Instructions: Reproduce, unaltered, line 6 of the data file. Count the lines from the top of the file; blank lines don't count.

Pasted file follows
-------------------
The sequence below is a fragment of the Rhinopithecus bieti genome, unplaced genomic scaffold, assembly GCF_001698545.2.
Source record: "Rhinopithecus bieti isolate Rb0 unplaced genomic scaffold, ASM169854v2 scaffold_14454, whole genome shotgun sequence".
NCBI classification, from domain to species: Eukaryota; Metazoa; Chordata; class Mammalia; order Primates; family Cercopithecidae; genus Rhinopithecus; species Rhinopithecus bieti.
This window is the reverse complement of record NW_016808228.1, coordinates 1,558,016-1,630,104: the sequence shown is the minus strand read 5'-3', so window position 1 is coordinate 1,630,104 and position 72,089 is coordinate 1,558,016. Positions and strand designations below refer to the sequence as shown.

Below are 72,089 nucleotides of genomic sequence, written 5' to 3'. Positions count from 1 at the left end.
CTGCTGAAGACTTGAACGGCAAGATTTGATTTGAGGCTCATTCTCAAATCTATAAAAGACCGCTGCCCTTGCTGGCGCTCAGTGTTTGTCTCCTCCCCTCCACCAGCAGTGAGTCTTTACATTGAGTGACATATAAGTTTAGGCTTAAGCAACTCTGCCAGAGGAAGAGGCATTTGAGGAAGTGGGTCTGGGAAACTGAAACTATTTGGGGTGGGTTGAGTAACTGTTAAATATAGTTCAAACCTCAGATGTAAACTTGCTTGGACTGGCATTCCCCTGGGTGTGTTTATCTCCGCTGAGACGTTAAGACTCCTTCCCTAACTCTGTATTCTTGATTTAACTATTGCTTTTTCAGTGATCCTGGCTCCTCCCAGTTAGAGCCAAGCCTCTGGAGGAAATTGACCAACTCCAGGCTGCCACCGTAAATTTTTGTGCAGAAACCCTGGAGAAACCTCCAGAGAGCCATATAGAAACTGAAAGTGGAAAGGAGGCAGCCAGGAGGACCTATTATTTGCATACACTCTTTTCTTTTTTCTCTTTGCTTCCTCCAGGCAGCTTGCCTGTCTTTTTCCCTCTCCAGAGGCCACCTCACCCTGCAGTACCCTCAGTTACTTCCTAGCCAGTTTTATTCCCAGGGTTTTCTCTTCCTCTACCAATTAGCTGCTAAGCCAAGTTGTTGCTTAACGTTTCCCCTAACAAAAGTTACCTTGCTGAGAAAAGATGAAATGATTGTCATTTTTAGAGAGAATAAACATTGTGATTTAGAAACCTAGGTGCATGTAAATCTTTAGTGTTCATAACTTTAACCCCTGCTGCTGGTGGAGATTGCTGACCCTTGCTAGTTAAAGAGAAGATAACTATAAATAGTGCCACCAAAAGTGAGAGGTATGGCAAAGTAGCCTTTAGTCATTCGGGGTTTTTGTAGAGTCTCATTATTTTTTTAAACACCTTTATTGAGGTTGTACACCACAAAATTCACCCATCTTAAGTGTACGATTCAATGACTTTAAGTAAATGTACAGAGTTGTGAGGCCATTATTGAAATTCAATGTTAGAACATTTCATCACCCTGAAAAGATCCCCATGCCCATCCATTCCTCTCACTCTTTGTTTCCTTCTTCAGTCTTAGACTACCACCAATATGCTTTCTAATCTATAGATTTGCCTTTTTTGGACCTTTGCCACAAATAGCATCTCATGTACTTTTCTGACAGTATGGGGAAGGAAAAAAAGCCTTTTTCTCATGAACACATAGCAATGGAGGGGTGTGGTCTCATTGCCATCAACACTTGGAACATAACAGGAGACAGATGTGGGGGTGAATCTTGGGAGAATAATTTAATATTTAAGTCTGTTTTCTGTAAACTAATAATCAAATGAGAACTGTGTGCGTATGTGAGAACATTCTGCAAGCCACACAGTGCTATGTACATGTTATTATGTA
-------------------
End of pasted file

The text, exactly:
CTGCTGAAGACTTGAACGGCAAGATTTGATTTGAGGCTCATTCTCAAATCTATAAAAGACCGCTGCCCTTGCTGGCGCTCAGTGTTTGTCTCCTCCCCTCCACCAGCAGTGAGTCTTTACATTGAGTGACATATAAGTTTAGGCTTAAGCAACTCTGCCAGAGGAAGAGGCATTTGAGGAAGTGGGTCTGGGAAACTGAAACTATTTGGGGTGGGTTGAGTAACTGTTAAATATAGTTCAAACCTCAGATGTAAACTTGCTTGGACTGGCATTCCCCTGGGTGTGTTTATCTCCGCTGAGACGTTAAGACTCCTTCCCTAACTCTGTATTCTTGATTTAACTATTGCTTTTTCAGTGATCCTGGCTCCTCCCAGTTAGAGCCAAGCCTCTGGAGGAAATTGACCAACTCCAGGCTGCCACCGTAAATTTTTGTGCAGAAACCCTGGAGAAACCTCCAGAGAGCCATATAGAAACTGAAAGTGGAAAGGAGGCAGCCAGGAGGACCTATTATTTGCATACACTCTTTTCTTTTTTCTCTTTGCTTCCTCCAGGCAGCTTGCCTGTCTTTTTCCCTCTCCAGAGGCCACCTCACCCTGCAGTACCCTCAGTTACTTCCTAGCCAGTTTTATTCCCAGGGTTTTCTCTTCCTCTACCAATTAGCTGCTAAGCCAAGTTGTTGCTTAACGTTTCCCCTAACAAAAGTTACCTTGCTGAGAAAAGATGAAATGATTGTCATTTTTAGAGAGAATAAACATTGTGATTTAGAAACCTAGGTGCATGTAAATCTTTAGTGTTCATAACTTTAACCCCTGCTGCTGGTGGAGATTGCTGACCCTTGCTAGTTAAAGAGAAGATAACTATAAATAGTGCCACCAAAAGTGAGAGGTATGGCAAAGTAGCCTTTAGTCATTCGGGGTTTTTGTAGAGTCTCATTATTTTTTTAAACACCTTTATTGAGGTTGTACACCACAAAATTCACCCATCTTAAGTGTACGATTCAATGACTTTAAGTAAATGTACAGAGTTGTGAGGCCATTATTGAAATTCAATGTTAGAACATTTCATCACCCTGAAAAGATCCCCATGCCCATCCATTCCTCTCACTCTTTGTTTCCTTCTTCAGTCTTAGACTACCACCAATATGCTTTCTAATCTATAGATTTGCCTTTTTTGGACCTTTGCCACAAATAGCATCTCATGTACTTTTCTGACAGTATGGGGAAGGAAAAAAAGCCTTTTTCTCATGAACACATAGCAATGGAGGGGTGTGGTCTCATTGCCATCAACACTTGGAACATAACAGGAGACAGATGTGGGGGTGAATCTTGGGAGAATAATTTAATATTTAAGTCTGTTTTCTGTAAACTAATAATCAAATGAGAACTGTGTGCGTATGTGAGAACATTCTGCAAGCCACACAGTGCTATGTACATGTTATTATGTA